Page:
Since I posted this last night, I have already had TWO friends write to me and tell me that this article was them (and only one of those I suspected). Both of these friends have sensory issues and both have children with sensory issues as well.
This is what I wrote back to one of the ladies:
I strongly suspect that it is related to two things: sensory processing disorder and having a sensitive digestive system.
There has been talk for years about environmental factors that combine with genetic predispositions to lead to sensory processing disorders or autism. And many people with autism have their issues lessened with a gluten-free casein-free diet. I believe that we are seeing these problems worsening in each generation.
So, in my family, I am the oldest and got the main bulk of whatever toxins my mother had when I was conceived (I was formula fed). She also conceived my eggs which went on to form my own children (remember, this is how women work...we are born with all of our eggs). I have sensory processing issues but my daughter Catherine has them far worse. (Catherine's sensory processing disorder is thought to be due to mercury poisoning in both the prenatal and first year's vaccination period.) Andrew, being her twin, was also exposed to everything she was exposed to, including the first year of vaccinations. Andrew has always had a very sensitive digestive system. He had colic as a baby and could not tolerate cow's milk formula. He had soy formula for 18 months and then his food issues started right after the formula stopped. (His only liquid beverage after stopping formula was water. He has never had cow milk.) He actually ate a wide variety of foods before he was 18 months old. So, it is hard not to wonder if the sensitive stomach caused him to not want to try new foods and then, since I allowed him to live that way, he eventually grew into his current state of extreme food restriction.
I was able to have a really meaningful conversation with Andrew today (he is 13) after he read the article and it looks like the issue for him is the texture food starts out in his mouth. We made lists in each category (fruits, vegetables, meats, etc) and wrote down what he would eat and what he could not stand. When it came right down to it, there were very few he could not stand outright. Mostly they were "slimy" like bananas or avocado or they had seeds like tomatoes, strawberries or raspberries. However, 90% of his diet is still multigrain (including whole wheat) and goat dairy-based. (We got him off white flour and cow dairy several years ago.)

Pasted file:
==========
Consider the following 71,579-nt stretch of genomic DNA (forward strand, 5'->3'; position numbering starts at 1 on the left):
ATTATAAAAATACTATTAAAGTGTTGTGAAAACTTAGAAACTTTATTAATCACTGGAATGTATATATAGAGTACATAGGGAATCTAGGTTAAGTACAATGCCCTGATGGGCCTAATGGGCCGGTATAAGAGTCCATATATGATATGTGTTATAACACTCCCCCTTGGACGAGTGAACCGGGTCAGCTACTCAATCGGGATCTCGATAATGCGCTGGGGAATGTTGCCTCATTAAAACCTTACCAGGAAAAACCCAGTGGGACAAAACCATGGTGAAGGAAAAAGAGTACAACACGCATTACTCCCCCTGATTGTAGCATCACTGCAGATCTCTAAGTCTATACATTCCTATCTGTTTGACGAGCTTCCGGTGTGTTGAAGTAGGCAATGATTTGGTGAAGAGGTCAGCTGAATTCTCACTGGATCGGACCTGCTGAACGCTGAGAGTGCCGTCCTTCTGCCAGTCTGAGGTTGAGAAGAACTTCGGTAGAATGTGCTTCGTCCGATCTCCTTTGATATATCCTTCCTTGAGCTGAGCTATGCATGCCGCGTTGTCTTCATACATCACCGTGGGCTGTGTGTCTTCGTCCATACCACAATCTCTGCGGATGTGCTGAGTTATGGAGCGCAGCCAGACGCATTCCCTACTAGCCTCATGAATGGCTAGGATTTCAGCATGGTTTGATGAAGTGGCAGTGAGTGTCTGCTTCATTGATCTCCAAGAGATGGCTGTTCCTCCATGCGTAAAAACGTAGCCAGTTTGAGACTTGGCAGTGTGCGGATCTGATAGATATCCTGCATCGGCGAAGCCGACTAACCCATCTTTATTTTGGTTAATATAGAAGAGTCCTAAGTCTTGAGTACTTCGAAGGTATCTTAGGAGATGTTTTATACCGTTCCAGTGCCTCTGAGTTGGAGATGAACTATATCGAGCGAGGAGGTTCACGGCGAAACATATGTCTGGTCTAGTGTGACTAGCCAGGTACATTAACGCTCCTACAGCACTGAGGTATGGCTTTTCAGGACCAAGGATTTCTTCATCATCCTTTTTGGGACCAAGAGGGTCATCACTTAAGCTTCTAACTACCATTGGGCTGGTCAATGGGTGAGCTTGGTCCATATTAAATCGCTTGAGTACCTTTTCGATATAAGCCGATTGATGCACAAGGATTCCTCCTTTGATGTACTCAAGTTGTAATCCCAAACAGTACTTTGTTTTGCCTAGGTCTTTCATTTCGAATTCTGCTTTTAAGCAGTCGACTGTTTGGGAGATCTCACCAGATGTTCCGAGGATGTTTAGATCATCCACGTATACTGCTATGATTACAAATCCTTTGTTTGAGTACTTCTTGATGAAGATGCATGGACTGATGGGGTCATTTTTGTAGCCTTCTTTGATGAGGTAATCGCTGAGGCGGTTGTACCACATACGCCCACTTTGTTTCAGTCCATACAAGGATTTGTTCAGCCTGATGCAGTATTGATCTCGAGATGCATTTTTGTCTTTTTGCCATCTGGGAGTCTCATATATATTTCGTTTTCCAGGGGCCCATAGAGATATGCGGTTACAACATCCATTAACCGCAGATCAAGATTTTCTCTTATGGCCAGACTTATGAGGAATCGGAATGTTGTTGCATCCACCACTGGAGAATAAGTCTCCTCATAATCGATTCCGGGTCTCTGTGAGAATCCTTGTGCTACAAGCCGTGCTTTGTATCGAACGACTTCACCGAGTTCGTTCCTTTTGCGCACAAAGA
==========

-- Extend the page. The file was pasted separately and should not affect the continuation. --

There was a book that came out in late 2007 called "Food Chaining" by Cheri Fraker et al. The concept was very interesting: you take a food the child will eat and then you have them try something similar and you keep on making a chain until you get to a food you want them to eat. For example, if they eat McDonald's chicken nuggets and you want them to eat a simple home-cooked chicken breast. The problem with the book is that the steps in the chains, and even many of the end results, were basically junk food. Obviously a chain that led a child to a raw or lightly cooked real food grown by nature would have been better.
I am very interested in doing real research into this area and have been brainstorming many ideas already. It has long been known that the flavor of breastmilk is changed depending on what the mother eats. However, there is a lack of research into any link between breastfeeding or formula feeding and having a child who is a picky eater. There are plenty of us with anecdotal evidence of their formula fed kids who are picky eaters and their breastfed kids who eat everything.
I am also very interested in telling the difference between "normal" young child picky eating and a child having a real lifelong disorder. People with this type of "disordered eating" (as I have referred to my son's eating for years) don't simply outgrow it. They also cannot be forced to eat. You hear some experts saying to only offer what the family eats and that picky eaters will eat if hungry enough. Well, people with this disorder really will starve themselves!